Symptoms of endometrial cancer often involve unusual vaginal bleeding, spotting and discharge. This includes bleeding between periods, bleeding after menopause and discharge without any blood. While abnormal bleeding may be the sign of other non-cancerous conditions, it should be reported to a doctor immediately.
Symptoms that are more common in the later stages of the disease include pelvic pain, unexplained weight loss, painful sex and the feeling of a mass (tumor) in the pelvic area.
If endometrial cancer is suspected, a doctor will perform a transvaginal ultrasound (an ultrasound performed internally through the vagina) or hysteroscopy (a thin, lighted tube inserted through the vagina) to view the pelvic region. A biopsy will then be performed on tissue from the endometrium to confirm whether cancer cells are present.
Endometrial cancer treatments
Treatments for endometrial cancer will differ for each woman depending on the stage of the cancer, the patient’s general health, whether future fertility is being considered and other variables. Treatment options include:
The most common way to treat endometrial cancer is to perform a total hysterectomy by removing a woman’s uterus and cervix. This may be paired with a bilateral salpingo-oophorectomy, which removes the ovaries and fallopian tubes. A total hysterectomy will make it impossible for a woman to have children in the future, so if fertility is a concern the patient should consult with a fertility preservation doctor before undergoing this procedure.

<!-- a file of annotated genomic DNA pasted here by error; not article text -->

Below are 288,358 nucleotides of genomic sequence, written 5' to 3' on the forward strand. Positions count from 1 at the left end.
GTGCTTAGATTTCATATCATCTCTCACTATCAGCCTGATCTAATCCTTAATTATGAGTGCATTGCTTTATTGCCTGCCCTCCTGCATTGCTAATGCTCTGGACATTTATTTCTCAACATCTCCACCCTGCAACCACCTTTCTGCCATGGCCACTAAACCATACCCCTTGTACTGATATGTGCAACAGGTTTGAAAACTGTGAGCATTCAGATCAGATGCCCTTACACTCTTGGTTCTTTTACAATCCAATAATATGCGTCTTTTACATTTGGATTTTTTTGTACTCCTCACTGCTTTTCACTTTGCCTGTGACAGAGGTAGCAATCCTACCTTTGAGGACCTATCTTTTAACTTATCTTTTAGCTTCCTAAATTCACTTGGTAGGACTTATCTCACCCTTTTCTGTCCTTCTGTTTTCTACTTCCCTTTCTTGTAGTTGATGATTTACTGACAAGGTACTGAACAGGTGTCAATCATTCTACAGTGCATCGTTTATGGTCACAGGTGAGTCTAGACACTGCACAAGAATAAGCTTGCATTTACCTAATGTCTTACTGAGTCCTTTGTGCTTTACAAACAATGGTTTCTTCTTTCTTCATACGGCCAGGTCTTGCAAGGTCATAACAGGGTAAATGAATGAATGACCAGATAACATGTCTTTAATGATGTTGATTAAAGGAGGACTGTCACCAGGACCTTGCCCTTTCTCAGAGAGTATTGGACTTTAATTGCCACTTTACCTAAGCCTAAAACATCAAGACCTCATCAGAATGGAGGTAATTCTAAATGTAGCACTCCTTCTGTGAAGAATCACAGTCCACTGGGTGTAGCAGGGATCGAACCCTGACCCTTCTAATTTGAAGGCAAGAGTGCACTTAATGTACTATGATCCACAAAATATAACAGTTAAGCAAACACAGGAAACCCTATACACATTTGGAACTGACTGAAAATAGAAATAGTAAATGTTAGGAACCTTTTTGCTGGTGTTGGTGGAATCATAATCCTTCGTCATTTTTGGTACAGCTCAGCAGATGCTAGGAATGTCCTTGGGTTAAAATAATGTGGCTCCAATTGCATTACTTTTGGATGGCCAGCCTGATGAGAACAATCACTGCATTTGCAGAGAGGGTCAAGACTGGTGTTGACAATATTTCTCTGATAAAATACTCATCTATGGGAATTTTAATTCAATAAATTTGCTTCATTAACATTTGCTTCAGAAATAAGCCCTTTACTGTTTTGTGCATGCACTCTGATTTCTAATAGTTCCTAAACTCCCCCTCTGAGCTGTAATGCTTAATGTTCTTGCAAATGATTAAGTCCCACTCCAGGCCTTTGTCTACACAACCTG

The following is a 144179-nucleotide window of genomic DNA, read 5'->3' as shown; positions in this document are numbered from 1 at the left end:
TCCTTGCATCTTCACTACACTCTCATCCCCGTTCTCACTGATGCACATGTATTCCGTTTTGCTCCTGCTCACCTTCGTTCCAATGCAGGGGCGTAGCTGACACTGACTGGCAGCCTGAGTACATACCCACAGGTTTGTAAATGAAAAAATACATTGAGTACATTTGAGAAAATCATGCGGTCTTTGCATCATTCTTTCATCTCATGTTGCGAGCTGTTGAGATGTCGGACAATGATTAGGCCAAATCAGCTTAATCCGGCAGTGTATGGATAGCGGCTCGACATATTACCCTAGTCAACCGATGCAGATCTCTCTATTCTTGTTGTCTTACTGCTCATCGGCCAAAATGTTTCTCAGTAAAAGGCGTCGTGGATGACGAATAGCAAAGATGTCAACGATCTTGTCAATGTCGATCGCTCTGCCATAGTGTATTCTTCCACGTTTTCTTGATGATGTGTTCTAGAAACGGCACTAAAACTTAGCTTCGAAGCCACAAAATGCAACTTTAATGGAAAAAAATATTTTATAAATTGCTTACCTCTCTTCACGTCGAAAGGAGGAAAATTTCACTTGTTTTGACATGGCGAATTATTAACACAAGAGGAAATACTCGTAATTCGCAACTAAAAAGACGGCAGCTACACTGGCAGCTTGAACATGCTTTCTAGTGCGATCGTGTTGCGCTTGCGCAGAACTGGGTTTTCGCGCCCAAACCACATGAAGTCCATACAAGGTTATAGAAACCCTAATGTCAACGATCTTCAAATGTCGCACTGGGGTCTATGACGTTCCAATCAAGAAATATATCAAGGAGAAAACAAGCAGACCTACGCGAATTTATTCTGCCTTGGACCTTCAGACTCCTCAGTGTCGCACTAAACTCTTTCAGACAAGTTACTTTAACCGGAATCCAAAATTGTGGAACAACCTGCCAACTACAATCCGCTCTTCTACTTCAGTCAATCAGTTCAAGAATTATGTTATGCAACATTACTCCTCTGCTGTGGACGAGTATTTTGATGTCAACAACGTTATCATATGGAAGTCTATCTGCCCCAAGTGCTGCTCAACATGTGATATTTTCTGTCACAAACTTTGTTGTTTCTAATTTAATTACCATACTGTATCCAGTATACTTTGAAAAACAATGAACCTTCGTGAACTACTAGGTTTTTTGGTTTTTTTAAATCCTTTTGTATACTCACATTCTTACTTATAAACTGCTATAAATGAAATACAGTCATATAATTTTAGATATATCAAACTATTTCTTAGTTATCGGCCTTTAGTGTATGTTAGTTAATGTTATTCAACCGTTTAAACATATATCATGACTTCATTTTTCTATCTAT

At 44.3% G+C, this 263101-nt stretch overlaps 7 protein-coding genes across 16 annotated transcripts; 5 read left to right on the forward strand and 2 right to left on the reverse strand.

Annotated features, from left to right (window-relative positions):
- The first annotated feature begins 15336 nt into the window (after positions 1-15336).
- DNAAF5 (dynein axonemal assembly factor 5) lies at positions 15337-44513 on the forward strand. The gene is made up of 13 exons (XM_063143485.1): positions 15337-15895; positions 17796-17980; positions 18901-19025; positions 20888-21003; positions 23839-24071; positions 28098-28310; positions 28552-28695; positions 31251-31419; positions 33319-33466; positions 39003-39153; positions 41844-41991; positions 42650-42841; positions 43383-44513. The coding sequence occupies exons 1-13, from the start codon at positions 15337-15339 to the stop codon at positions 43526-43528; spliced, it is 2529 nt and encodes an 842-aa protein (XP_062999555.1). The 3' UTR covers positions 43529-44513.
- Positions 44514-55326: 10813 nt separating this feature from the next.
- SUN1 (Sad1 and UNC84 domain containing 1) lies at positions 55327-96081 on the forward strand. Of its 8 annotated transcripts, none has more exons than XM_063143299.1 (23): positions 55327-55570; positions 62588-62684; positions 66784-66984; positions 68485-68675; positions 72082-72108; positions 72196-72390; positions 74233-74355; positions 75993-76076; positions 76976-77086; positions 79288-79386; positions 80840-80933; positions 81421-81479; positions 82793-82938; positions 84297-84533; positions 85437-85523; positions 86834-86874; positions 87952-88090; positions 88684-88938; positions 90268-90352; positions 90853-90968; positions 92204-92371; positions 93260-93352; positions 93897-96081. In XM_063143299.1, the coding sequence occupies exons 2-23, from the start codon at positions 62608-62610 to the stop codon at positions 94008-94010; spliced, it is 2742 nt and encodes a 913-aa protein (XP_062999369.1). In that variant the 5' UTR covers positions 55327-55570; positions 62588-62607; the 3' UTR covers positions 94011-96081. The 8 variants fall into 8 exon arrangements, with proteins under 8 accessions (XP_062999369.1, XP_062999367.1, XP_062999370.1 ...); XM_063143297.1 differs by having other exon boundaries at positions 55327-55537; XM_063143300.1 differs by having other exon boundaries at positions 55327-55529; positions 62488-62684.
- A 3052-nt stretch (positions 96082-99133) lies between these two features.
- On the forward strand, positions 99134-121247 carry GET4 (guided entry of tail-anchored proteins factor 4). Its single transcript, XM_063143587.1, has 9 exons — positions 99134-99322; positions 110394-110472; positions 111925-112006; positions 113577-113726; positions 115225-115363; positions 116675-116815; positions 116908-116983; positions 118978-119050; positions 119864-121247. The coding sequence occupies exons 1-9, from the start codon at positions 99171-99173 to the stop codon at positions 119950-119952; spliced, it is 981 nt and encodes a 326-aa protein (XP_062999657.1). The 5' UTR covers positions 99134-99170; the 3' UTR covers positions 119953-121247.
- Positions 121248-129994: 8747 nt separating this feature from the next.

Some patients may still need to be given radiation therapy or hormone treatment after surgery to kill any further cancer cells.
In hormone therapy, medications are used to affect hormone levels in a woman’s body. This is a more common treatment for advanced endometrial cancer.
The primary hormone therapy drug for endometrial cancer is progesterone (or comparable drugs called progestins), which slows the growth of endometrial cancer cells. Other drugs, including tamoxifen, LHRH agonists and aromatase inhibitors, suppress the production of estrogen in a woman’s body to prevent the estrogen from stimulating cancer cell growth.
Chemotherapy involves the use of chemicals by pill (orally) or through the veins (intravenously) to kill cancer cells. The stage of the cancer determines the regimen for this treatment and patients may receive more than one drug at a time.
Radiation therapy uses X-rays and other radiation to halt cancer cell growth. External radiation is performed using a machine outside the body. Internal radiation involves the placement of radiation-filled devices, such as wires or cylinders, inside the vagina for a short time.
Risks from treatment for endometrial cancer
Patients should discuss treatment side effects with their oncologist. Some risks may include:
- Chemotherapy side effects depend on the drugs being used and may include fatigue, hair loss, proneness to infection, nausea and vomiting.
- Radiation treatments can cause a rash on the skin, fatigue and in rare cases damage to lungs or the heart.
- Hormone therapy side effects may include depression, weight gain, hot flashes, night sweats, muscle and joint pain, vaginal dryness and blood clots in certain cases.